Although in his first cause of action plaintiff alleged that defendant “caused the-drill bit to be broken within said well,” in his testimony he admitted that in well drilling such occurrences do happen without fault on the part of the driller. The court found that the losing of the tool was a “normal hazard of drilling” and plaintiff in his brief agrees that this is correct..

Accordingly, it is clear that the default of defendant being complained about in the first cause of action, is by way of breach of implied warranty in using and losing the wash pipe friction tool in attempting to clear the hole, and in the second cause of action it is the alleged negligence of defendant in using and losing this same tool which was poorly and improperly manufactured.

*349It should be clear from the foregoing that whether defendant wasted time and effort in drilling out the plug and deepening the hole is beside the point, although the court found that plaintiff had waived this as a grounds for complaint. The same would also seem to be true of plaintiff’s complaint about defendant’s failure to make a “tar impression of the stem” in the hole as recommended by an expert, and in connection with which the court found that it “may have been poor judgment” on the part of defendant “but could have been corrected by plaintiff and was not negligence on the part of defendant.”

None of the findings of the trial court are attacked here and accordingly they are the facts upon which this decision must rest. Sundt v. Tobin Quarries, 50 N.M. 254, 175 P.2d 684, 169 A.L.R. 586; Marrujo v. Martinez, 65 N.M. 166, 334 P.2d 548. No where does plaintiff assert that the findings as made by the court are not supported by substantial evidence, and although defendant complains of plaintiff’s failure to set out in his brief all the evidence both favorable and unfavorable on any given matter complained about, as required by Supreme Court Rule 15(6), and we are convinced he is correct in this, nevertheless, we have examined the record and are satisfied that the findings made by the trial court are supported by substantial evidence, and accordingly they will not be disturbed on appeal. Davis v. Campbell, 52 N.M. 272, 197 P.2d 430.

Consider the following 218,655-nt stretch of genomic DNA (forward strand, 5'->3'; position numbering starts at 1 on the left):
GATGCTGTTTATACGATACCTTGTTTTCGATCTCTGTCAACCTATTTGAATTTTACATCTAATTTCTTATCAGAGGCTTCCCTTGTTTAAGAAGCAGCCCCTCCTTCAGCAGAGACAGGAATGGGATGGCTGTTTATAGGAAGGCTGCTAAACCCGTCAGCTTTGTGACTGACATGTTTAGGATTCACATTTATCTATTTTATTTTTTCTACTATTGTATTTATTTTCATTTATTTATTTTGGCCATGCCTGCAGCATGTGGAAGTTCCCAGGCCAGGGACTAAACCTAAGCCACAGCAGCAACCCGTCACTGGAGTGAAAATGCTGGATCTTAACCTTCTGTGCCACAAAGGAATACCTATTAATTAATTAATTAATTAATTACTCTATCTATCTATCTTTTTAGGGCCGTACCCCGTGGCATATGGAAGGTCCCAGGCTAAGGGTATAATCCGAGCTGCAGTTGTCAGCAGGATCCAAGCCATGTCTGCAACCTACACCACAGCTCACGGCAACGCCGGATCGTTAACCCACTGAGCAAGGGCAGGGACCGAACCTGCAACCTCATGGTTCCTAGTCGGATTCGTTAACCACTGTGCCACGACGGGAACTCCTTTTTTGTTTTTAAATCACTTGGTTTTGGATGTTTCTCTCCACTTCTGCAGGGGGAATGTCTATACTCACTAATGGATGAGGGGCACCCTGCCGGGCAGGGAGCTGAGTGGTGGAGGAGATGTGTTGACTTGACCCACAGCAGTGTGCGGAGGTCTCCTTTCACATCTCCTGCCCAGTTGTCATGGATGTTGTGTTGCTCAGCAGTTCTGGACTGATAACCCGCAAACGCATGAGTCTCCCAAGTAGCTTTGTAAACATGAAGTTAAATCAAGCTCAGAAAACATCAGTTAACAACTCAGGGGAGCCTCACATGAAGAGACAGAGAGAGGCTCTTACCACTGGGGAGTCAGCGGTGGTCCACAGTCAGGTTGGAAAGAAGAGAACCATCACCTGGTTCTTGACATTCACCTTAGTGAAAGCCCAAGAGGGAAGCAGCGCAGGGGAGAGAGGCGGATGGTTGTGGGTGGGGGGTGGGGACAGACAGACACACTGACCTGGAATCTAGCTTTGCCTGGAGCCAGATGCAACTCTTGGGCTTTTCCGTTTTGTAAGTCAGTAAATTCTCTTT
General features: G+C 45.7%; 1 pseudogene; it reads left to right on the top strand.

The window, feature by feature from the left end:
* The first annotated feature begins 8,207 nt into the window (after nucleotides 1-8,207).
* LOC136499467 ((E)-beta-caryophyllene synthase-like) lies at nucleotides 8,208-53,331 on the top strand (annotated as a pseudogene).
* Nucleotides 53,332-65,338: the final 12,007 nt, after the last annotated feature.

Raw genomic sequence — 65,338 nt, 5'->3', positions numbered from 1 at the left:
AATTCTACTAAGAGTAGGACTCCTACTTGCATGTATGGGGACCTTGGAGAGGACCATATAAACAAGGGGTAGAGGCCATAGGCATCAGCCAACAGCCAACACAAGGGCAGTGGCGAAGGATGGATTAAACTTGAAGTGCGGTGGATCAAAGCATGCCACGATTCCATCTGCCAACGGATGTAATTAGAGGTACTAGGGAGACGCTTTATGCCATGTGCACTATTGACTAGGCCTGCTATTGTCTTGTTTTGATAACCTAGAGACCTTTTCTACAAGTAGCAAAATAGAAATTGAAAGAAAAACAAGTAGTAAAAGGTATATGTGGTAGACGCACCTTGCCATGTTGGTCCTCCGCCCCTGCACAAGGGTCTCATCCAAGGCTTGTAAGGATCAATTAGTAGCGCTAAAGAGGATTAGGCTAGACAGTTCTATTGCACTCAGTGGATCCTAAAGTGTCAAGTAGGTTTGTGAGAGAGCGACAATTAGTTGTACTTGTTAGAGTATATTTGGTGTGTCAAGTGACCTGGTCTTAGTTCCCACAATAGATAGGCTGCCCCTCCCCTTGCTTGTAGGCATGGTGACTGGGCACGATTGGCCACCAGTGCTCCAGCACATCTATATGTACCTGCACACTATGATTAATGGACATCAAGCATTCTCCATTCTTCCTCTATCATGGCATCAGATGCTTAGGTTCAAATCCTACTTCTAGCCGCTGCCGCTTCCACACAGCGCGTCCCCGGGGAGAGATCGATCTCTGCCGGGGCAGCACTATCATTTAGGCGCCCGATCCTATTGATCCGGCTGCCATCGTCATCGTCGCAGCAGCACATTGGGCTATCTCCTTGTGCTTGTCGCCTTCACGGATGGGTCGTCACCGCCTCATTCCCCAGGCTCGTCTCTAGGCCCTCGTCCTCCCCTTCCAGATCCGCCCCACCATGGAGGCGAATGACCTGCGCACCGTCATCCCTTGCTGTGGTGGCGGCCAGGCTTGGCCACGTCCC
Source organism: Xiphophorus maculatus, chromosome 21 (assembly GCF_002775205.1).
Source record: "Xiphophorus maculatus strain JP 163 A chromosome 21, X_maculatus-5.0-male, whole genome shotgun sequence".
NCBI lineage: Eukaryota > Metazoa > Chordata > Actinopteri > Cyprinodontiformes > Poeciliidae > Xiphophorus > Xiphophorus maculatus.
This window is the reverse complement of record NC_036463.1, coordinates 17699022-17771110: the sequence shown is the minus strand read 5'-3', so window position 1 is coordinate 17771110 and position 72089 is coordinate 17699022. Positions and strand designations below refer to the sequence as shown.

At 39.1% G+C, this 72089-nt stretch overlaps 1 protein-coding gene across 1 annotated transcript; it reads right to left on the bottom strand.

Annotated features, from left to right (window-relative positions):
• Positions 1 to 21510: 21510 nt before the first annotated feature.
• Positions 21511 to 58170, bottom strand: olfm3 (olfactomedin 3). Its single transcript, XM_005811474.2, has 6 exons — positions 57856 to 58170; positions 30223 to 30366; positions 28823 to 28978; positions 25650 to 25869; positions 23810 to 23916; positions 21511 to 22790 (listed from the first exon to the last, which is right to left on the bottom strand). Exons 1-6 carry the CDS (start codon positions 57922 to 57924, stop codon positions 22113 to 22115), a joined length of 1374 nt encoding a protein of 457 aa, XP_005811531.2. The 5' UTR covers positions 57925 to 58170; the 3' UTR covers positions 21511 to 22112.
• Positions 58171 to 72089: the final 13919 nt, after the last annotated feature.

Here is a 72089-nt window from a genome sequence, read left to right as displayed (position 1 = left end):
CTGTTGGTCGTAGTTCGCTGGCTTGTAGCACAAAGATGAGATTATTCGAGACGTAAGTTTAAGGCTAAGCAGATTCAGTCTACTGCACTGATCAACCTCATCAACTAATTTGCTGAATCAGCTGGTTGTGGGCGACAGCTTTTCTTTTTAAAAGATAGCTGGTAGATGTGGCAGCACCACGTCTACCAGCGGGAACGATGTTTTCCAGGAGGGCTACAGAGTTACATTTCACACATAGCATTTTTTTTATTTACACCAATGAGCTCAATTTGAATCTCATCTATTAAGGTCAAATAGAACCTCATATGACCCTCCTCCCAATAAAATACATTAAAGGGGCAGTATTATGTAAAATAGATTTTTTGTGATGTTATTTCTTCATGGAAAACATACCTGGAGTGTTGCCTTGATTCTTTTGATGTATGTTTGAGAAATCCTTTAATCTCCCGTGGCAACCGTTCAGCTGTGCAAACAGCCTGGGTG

Plaintiff, in his points relied on for reversal contents himself with general claims, (1) that he was entitled to judgment as a matter of law, based on the complaint and the evidence, (2) that the award on the counterclaim should be set aside and any recovery limited to reasonable value for the services, and (3) that if this isn’t done, at least defendant should not be permitted to recover charges for extra and unworkmanlike work.

As already stated, the case must be decided upon the facts as found by the court. In view of the court’s direct finding that the wash pipe friction tool was “ordered, manufactured and altered” by plaintiff or his representative, it seems that it must follow that the findings and conclusions to the. effect that there was no breach of warranty or negligence in defendant’s using the tool, or losing it in the hole as a result of its faulty design or manufacture are unassailable. Accordingly, there was no error in finding the issues for defendant.

Concerning, the amount of the judgment on the cross complaint, it should be sufficient answer to point out that defendant made proof of time and effort expended sufficient to support a much larger judgment than the one awarded. It is not clear from the findings made, just *350which of the charges were not allowed. However, since the court found defendant to be without fault, we do not perceive of any reason why he should not have collected at the agreed contract price for all services performed. It follows that the plaintiff was not prejudiced by the award made.

Finding no error, the judgment is affirmed.

It is so ordered.

COMPTON, C. J., and CARMODY and CHAVEZ, JJ., concur.

•NOBLE, J., not participating.